Telehealth — Tomorrow will be here

Telehealth is the utilization of telecommunication systems to supply health or medical care. Examples include videoconferencing, store and forward technologies, and remote monitoring devices. During the last 5-10 years considering that the wide acceptance and option of broadband technology, the utilization of telehealth applications has substantially increased. The private sector is estimated to be worth over $1 billion by the end of 2010. Additionally, over $4 billion has been appropriated from the American Recovery and Reinvestment Act to support Health IT. The foundation of telehealth technologies is supported by two main ideas, the decrease in travel time and its associated costs.

According to the American Telemedicine Association, telehealth technologies offer a clinician the ability to monitor and measure patient health data and emotional pet support information over geographical, social, and cultural distances. Additionally, these video and non-video technologies are utilized to get and transmit patient health information. Telehealth technologies can track the vital signs of patients with diseases, such as for instance congestive heart failure, diabetes, and other various chronic and acute illnesses. Telehealth systems are supported in hospitals and homes across the country, particularly for his or her preventive medicine applications. The faster information can be gathered and transferred to the correct professional, the better it is for the patient. Studies show a reduction in er visits and rescue calls, leading to improved health outcomes for patients receiving continuous care via telehealth monitoring. These outcomes include a growth in medication compliance, a decrease in patient isolation, and improved access to immediate care and services.

Limited top speed internet access using geographic regions provides some difficulties in the delivery of telehealth applications, specifically real-time interactive video. Because of the bandwidth demands of interactive video, patients surviving in rural areas tend to make use of telephone or email applications instead. Another disadvantage is the lack of insurance reimbursement. Although there are always a few reimbursement models through Medicare, private insurance companies provide almost no support for telehealth technologies. Additionally, the liabilities of intervention have yet to be fully understood due to the novelty with this service delivery medium. One of the biggest setbacks for nationwide telehealth adoption is the price of the technology. Some large videoconferencing rooms could cost in the upwards of $200,000. However, whilst the technology components get cheaper and better, overall costs will reduce over time.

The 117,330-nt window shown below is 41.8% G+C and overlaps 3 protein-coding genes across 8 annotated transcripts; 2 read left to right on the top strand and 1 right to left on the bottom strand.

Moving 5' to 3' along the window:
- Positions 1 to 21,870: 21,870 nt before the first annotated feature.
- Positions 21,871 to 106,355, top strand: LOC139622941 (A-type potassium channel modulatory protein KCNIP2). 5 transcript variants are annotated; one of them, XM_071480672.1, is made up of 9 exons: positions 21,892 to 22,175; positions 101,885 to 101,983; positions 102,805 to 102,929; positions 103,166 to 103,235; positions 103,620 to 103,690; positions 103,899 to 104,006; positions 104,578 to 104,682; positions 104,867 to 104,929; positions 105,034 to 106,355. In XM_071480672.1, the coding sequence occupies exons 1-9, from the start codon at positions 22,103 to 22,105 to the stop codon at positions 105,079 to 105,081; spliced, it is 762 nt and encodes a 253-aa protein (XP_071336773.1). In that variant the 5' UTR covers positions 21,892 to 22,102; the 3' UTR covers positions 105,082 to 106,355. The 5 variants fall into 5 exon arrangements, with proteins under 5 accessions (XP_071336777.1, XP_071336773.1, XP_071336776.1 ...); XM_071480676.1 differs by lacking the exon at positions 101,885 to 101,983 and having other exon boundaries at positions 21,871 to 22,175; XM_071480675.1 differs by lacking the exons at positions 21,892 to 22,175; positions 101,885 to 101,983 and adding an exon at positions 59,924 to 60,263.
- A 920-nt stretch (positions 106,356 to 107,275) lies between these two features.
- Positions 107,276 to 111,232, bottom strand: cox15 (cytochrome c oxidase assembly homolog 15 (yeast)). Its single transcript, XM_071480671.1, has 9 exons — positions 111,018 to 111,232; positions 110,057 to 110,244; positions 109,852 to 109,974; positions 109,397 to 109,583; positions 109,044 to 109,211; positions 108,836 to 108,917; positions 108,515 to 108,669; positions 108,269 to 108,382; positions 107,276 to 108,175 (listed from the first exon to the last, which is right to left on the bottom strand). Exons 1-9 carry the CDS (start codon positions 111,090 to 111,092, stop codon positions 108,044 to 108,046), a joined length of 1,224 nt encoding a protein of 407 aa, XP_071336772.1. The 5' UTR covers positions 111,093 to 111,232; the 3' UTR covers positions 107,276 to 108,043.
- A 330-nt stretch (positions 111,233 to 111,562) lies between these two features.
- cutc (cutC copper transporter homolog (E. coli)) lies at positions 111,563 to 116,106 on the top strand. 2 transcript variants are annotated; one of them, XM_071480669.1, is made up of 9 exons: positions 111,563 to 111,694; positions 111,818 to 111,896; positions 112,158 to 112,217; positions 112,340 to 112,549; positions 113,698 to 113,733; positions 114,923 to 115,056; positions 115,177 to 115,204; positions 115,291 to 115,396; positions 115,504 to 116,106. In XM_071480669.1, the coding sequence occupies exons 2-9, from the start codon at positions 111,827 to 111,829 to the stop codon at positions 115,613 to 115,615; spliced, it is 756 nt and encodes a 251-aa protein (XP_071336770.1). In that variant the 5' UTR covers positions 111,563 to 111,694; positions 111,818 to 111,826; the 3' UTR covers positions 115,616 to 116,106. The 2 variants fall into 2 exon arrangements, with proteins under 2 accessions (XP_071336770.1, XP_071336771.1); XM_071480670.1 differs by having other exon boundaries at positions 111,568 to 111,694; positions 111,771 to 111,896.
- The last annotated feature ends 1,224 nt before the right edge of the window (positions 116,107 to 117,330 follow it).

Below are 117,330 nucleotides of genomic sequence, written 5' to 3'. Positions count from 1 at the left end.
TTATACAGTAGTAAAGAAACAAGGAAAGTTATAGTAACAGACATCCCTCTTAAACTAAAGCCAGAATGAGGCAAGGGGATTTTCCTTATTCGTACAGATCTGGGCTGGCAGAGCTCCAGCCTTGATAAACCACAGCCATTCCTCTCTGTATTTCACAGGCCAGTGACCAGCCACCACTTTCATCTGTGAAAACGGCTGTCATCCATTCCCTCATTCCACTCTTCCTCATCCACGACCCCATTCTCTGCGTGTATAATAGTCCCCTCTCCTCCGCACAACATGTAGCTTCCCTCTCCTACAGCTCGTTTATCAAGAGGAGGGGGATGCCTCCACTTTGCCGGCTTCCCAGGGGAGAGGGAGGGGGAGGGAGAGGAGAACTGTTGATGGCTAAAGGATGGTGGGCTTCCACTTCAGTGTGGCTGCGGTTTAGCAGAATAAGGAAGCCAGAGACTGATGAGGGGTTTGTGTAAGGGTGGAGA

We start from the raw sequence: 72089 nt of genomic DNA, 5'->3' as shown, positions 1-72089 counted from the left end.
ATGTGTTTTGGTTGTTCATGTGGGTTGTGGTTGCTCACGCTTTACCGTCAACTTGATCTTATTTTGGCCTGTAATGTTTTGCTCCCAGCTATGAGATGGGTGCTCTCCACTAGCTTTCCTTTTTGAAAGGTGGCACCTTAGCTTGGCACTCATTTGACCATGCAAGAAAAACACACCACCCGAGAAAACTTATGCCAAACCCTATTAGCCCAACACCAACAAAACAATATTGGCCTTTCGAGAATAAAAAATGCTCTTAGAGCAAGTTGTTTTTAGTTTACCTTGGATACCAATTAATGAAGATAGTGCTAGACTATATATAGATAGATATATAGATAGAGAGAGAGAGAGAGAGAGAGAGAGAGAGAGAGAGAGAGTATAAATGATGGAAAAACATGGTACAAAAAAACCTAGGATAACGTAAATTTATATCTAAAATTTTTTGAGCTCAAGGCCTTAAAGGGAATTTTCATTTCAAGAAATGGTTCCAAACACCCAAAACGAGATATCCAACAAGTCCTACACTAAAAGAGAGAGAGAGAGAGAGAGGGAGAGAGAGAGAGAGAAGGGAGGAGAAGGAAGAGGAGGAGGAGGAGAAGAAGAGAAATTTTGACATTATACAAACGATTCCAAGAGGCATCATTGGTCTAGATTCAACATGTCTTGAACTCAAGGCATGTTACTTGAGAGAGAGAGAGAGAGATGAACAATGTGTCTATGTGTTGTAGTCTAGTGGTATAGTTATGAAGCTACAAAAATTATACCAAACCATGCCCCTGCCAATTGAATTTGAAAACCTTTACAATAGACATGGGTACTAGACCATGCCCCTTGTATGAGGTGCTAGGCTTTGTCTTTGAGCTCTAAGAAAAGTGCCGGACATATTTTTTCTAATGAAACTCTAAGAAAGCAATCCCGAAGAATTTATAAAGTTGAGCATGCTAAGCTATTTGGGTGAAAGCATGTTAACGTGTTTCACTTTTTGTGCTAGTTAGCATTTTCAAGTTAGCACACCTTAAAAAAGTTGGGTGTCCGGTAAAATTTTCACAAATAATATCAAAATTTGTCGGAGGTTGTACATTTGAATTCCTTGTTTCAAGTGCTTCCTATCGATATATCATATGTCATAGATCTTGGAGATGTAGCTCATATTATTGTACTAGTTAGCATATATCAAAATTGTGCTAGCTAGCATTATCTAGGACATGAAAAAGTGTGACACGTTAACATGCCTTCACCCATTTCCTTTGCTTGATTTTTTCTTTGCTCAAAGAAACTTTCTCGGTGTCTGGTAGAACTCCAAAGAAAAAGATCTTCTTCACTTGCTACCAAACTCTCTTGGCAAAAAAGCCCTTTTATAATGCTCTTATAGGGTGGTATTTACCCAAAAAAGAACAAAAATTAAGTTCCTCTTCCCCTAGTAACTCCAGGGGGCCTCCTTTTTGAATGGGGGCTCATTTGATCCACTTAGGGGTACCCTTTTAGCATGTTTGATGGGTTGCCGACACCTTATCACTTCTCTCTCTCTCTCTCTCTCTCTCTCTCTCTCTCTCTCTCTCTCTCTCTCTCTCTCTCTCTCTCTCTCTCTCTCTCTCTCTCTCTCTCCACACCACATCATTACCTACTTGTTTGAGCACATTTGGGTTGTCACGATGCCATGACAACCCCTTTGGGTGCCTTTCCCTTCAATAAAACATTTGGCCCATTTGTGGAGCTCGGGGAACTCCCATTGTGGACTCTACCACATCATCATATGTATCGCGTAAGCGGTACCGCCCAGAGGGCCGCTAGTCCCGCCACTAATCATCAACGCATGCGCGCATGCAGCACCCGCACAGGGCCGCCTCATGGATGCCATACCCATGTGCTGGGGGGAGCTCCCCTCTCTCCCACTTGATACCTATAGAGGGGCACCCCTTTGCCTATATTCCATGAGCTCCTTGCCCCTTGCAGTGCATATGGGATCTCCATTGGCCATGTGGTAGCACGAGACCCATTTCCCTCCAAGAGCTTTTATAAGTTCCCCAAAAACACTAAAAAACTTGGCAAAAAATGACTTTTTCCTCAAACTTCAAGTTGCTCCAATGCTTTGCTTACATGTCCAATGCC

Although nearly all telehealth applications are related to elderly individuals, other arenas are now being tested and considered. Children with physical, mental, or developmental disabilities are now being treated and monitored by non-medical and medical professionals in the comfort of these home. By utilizing interactive video, the parents and children may have therapy sessions using their professional remotely. It is very important to understand that advanced interactive video is unlike standard web chat hardware and software. Advanced interactive video includes dynamic remote controls, pan-tilt-zoom camera capabilities, public and private audio modes, advanced video and audio clarity controls, and secure data encryption. Consequently, without these features, remote therapeutic improvements may well be more difficult to obtain.

One comment to Telehealth — Tomorrow will be here

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